I like the extra medium sized screwdriver on the Micra and S4 though I do wish it were an awl instead. If it were exchanged for an awl that would remove my often used bottle opener. I prefer the dedicated thin eye-glass screwdriver over using the less convenient flat Phillips tip. However the Style CS offers a small but useful toolset, is the thinnest of the Leatherman keychain multi-tools and weighs less. The lightest Micra is 49.9g, Squirt S4 is 52.3g while the Style CS (still available for purchase by the way) is the lightest at 41.7g.

Placement of tweezers in Squirt S4, Style and Style CS. Those on the latter are by far the most difficult to remove

Placement of tweezers in Squirt S4 (top), Style (centre) and Style CS (bottom). Those in the latter are by far the most difficult to remove

Still looking good after thousands of trail miles, the Leatherman S4 remains a favourite for Three Points of the Compass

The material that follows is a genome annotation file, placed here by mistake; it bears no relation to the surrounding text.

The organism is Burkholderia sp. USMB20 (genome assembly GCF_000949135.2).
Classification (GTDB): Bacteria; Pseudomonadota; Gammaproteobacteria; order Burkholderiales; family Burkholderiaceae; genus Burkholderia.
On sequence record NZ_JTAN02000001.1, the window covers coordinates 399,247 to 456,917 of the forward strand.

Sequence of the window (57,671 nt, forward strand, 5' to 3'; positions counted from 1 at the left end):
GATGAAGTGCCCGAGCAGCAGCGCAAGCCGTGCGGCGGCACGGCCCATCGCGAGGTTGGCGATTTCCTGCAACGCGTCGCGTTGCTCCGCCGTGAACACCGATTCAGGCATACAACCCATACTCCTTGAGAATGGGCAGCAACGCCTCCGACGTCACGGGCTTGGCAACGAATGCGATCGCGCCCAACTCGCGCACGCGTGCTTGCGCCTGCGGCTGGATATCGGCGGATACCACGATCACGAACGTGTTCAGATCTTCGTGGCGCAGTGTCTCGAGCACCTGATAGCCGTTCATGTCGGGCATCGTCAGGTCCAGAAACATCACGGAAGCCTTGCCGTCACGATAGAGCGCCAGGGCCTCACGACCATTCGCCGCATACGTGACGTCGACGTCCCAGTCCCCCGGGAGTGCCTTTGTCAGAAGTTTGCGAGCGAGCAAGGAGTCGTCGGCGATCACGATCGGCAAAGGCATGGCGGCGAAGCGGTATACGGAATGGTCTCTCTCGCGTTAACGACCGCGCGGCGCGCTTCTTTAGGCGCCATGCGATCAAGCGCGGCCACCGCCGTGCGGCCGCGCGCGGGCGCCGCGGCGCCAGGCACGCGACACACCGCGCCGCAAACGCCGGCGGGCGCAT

Still looking good after thousands of trail miles, the Leatherman Squirt S4 remains a favourite for Three Points of the Compass

My biggest preference other than my essential two tools is the ease in opening tools from the outside with no need to unfold the entire multi-tool. So, for me, it narrowed down to the old, now discontinued, Squirt S4.

Carried in my ditty bag, one of these great little multi-tools has accompanied Three Points of the Compass on well over 3000 trail miles over the years. While I do occasionally swap it out for a different knife or multi-tool, seeing if something else works for me better (usually trying a 58mm Victorinox or Leatherman Style CS), I constantly find myself returning to the old favourite S4. Perhaps I need to find a spare on the second-hand market in case mine should ever get lost on trail somewhere. If only it also had a can opener and that awl…